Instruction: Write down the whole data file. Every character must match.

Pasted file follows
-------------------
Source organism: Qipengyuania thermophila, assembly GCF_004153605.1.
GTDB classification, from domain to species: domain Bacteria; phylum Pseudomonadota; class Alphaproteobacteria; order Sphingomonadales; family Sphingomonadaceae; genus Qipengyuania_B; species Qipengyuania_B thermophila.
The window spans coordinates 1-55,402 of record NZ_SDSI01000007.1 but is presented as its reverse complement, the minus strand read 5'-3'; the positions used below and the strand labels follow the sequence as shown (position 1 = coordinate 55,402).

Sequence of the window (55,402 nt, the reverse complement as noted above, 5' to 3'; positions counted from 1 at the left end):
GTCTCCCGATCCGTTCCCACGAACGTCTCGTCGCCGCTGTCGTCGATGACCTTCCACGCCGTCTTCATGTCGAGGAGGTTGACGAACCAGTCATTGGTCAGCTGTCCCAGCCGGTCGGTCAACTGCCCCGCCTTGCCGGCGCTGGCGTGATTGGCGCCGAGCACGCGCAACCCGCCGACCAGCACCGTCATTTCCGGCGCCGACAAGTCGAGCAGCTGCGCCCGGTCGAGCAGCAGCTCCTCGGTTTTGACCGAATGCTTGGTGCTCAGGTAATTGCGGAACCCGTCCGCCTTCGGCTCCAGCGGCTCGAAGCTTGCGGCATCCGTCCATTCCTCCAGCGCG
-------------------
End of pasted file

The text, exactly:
Source organism: Qipengyuania thermophila, assembly GCF_004153605.1.
GTDB classification, from domain to species: domain Bacteria; phylum Pseudomonadota; class Alphaproteobacteria; order Sphingomonadales; family Sphingomonadaceae; genus Qipengyuania_B; species Qipengyuania_B thermophila.
The window spans coordinates 1-55,402 of record NZ_SDSI01000007.1 but is presented as its reverse complement, the minus strand read 5'-3'; the positions used below and the strand labels follow the sequence as shown (position 1 = coordinate 55,402).

Sequence of the window (55,402 nt, the reverse complement as noted above, 5' to 3'; positions counted from 1 at the left end):
GTCTCCCGATCCGTTCCCACGAACGTCTCGTCGCCGCTGTCGTCGATGACCTTCCACGCCGTCTTCATGTCGAGGAGGTTGACGAACCAGTCATTGGTCAGCTGTCCCAGCCGGTCGGTCAACTGCCCCGCCTTGCCGGCGCTGGCGTGATTGGCGCCGAGCACGCGCAACCCGCCGACCAGCACCGTCATTTCCGGCGCCGACAAGTCGAGCAGCTGCGCCCGGTCGAGCAGCAGCTCCTCGGTTTTGACCGAATGCTTGGTGCTCAGGTAATTGCGGAACCCGTCCGCCTTCGGCTCCAGCGGCTCGAAGCTTGCGGCATCCGTCCATTCCTCCAGCGCG